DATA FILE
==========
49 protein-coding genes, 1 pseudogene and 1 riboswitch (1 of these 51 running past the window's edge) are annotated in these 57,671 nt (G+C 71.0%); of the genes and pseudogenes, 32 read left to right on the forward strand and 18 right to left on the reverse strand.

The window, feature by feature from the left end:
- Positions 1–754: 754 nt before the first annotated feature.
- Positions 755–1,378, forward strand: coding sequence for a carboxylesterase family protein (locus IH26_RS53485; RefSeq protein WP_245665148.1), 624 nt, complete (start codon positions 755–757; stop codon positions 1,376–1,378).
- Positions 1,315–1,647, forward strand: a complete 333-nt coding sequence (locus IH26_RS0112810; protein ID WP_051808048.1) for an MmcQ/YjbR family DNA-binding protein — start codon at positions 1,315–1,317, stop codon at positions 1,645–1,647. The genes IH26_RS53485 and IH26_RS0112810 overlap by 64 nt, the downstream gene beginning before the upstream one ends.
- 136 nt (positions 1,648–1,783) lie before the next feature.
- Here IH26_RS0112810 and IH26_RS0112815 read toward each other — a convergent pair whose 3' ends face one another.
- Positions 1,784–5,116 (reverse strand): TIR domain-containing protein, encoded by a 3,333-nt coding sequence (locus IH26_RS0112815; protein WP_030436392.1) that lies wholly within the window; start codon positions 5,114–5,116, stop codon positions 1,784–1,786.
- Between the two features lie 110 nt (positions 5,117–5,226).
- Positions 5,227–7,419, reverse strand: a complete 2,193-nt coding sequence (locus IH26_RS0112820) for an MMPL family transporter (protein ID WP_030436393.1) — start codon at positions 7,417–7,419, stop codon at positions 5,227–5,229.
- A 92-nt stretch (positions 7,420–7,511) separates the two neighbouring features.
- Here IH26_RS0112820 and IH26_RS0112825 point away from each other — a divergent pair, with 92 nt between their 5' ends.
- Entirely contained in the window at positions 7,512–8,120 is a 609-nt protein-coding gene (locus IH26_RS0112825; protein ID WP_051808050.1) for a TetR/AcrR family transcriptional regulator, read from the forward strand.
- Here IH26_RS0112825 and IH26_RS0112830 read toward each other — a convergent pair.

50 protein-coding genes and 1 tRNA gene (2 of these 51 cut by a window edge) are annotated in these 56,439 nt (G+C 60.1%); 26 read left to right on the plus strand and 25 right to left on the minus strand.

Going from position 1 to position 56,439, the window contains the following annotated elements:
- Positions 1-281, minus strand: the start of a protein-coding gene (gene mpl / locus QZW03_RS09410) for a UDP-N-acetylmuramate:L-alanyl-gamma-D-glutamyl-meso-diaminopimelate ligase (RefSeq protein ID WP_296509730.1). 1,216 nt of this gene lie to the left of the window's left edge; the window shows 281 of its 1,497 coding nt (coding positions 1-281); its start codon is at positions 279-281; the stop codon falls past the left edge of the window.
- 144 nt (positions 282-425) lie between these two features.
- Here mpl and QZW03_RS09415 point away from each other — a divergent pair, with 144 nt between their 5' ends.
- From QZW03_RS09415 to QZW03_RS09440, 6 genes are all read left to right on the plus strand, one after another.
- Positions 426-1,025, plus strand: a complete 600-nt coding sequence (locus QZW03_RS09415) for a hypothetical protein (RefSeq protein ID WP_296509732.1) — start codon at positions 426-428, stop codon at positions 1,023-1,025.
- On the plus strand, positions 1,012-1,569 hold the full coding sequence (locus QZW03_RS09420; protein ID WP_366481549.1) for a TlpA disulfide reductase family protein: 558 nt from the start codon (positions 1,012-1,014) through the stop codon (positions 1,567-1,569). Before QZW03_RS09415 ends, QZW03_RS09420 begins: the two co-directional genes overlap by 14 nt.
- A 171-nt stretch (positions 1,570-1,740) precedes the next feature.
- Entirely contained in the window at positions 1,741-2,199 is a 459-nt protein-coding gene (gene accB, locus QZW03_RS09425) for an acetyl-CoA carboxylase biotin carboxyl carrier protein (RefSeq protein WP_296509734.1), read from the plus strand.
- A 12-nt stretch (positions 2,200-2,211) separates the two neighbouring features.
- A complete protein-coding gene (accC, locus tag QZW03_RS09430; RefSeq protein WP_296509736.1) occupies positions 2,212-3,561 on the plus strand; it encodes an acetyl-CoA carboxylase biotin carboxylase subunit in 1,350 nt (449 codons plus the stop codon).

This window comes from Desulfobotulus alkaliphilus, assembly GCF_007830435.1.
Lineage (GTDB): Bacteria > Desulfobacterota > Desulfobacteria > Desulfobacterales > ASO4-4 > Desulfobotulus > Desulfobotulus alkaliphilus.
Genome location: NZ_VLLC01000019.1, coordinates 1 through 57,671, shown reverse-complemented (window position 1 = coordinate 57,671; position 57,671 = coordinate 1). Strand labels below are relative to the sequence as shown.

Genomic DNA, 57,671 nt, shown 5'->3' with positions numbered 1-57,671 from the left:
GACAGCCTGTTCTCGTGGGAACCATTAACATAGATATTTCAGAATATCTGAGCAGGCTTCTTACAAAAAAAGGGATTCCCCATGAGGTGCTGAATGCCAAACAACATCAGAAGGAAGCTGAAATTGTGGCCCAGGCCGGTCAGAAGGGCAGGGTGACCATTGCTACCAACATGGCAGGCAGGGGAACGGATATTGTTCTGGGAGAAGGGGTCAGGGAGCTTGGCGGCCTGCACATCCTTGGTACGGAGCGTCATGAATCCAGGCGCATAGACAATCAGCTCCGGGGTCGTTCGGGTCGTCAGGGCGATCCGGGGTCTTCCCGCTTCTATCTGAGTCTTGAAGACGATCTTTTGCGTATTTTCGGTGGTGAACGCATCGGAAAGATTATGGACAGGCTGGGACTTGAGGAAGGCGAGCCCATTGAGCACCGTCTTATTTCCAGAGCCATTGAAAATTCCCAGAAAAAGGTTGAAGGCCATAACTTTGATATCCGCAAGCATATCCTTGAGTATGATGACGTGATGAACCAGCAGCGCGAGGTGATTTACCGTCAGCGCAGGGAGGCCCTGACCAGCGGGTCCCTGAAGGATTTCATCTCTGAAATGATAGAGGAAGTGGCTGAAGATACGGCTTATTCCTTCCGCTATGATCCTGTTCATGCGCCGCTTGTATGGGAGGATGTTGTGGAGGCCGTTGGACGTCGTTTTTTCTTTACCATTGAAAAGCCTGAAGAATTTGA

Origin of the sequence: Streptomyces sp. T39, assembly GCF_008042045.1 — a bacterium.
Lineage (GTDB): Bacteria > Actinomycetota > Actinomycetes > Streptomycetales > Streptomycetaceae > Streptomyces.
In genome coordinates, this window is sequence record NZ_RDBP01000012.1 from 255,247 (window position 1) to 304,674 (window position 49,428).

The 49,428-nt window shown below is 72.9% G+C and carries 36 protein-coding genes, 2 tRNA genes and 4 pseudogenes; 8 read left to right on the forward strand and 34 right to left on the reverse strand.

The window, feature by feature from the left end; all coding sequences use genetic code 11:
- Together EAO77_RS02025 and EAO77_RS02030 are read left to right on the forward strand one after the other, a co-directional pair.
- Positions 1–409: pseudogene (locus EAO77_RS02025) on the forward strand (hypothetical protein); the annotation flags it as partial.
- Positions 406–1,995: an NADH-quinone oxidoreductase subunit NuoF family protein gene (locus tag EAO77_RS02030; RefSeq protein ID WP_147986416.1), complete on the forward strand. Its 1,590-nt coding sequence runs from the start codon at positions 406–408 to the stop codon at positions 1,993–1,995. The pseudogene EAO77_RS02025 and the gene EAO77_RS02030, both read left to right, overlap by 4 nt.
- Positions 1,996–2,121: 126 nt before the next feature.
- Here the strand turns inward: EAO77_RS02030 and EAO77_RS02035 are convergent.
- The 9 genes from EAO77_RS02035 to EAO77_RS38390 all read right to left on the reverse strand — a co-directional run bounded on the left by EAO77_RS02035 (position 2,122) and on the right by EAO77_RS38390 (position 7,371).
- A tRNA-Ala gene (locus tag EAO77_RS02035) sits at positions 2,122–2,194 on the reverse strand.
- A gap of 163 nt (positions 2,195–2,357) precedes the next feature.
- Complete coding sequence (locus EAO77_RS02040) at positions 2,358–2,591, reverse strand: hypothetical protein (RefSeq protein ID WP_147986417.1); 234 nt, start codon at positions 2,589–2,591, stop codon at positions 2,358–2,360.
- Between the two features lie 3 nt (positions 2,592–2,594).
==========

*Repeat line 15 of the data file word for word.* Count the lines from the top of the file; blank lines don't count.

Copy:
50 protein-coding genes and 1 tRNA gene (2 of these 51 cut by a window edge) are annotated in these 56,439 nt (G+C 60.1%); 26 read left to right on the plus strand and 25 right to left on the minus strand.